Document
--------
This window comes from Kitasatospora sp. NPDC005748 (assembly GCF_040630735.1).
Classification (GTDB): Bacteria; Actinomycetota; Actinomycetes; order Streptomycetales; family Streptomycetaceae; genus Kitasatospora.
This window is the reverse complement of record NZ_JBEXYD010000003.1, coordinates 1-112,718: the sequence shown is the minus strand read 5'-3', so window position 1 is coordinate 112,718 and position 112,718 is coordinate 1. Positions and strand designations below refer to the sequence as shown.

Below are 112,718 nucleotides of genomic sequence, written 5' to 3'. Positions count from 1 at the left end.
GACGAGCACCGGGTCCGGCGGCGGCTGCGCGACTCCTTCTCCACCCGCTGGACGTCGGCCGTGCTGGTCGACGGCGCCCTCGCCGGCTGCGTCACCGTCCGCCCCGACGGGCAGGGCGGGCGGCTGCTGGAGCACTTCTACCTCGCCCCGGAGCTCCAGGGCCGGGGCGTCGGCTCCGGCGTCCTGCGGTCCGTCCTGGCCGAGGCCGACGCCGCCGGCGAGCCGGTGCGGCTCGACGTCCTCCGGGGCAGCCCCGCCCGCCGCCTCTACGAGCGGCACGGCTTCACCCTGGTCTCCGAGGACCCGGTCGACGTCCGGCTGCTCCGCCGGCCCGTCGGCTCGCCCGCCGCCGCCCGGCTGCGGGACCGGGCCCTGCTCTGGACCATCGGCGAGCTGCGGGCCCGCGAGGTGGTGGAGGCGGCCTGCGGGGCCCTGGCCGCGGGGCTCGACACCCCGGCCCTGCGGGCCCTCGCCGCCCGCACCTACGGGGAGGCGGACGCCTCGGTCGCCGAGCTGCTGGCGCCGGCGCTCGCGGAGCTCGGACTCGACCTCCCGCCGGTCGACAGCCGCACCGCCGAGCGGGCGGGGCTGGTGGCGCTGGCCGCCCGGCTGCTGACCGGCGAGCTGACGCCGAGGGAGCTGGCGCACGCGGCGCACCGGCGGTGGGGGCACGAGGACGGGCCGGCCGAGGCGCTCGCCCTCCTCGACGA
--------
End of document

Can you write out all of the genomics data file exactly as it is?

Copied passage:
This window comes from Kitasatospora sp. NPDC005748 (assembly GCF_040630735.1).
Classification (GTDB): Bacteria; Actinomycetota; Actinomycetes; order Streptomycetales; family Streptomycetaceae; genus Kitasatospora.
This window is the reverse complement of record NZ_JBEXYD010000003.1, coordinates 1-112,718: the sequence shown is the minus strand read 5'-3', so window position 1 is coordinate 112,718 and position 112,718 is coordinate 1. Positions and strand designations below refer to the sequence as shown.

Below are 112,718 nucleotides of genomic sequence, written 5' to 3'. Positions count from 1 at the left end.
GACGAGCACCGGGTCCGGCGGCGGCTGCGCGACTCCTTCTCCACCCGCTGGACGTCGGCCGTGCTGGTCGACGGCGCCCTCGCCGGCTGCGTCACCGTCCGCCCCGACGGGCAGGGCGGGCGGCTGCTGGAGCACTTCTACCTCGCCCCGGAGCTCCAGGGCCGGGGCGTCGGCTCCGGCGTCCTGCGGTCCGTCCTGGCCGAGGCCGACGCCGCCGGCGAGCCGGTGCGGCTCGACGTCCTCCGGGGCAGCCCCGCCCGCCGCCTCTACGAGCGGCACGGCTTCACCCTGGTCTCCGAGGACCCGGTCGACGTCCGGCTGCTCCGCCGGCCCGTCGGCTCGCCCGCCGCCGCCCGGCTGCGGGACCGGGCCCTGCTCTGGACCATCGGCGAGCTGCGGGCCCGCGAGGTGGTGGAGGCGGCCTGCGGGGCCCTGGCCGCGGGGCTCGACACCCCGGCCCTGCGGGCCCTCGCCGCCCGCACCTACGGGGAGGCGGACGCCTCGGTCGCCGAGCTGCTGGCGCCGGCGCTCGCGGAGCTCGGACTCGACCTCCCGCCGGTCGACAGCCGCACCGCCGAGCGGGCGGGGCTGGTGGCGCTGGCCGCCCGGCTGCTGACCGGCGAGCTGACGCCGAGGGAGCTGGCGCACGCGGCGCACCGGCGGTGGGGGCACGAGGACGGGCCGGCCGAGGCGCTCGCCCTCCTCGACGA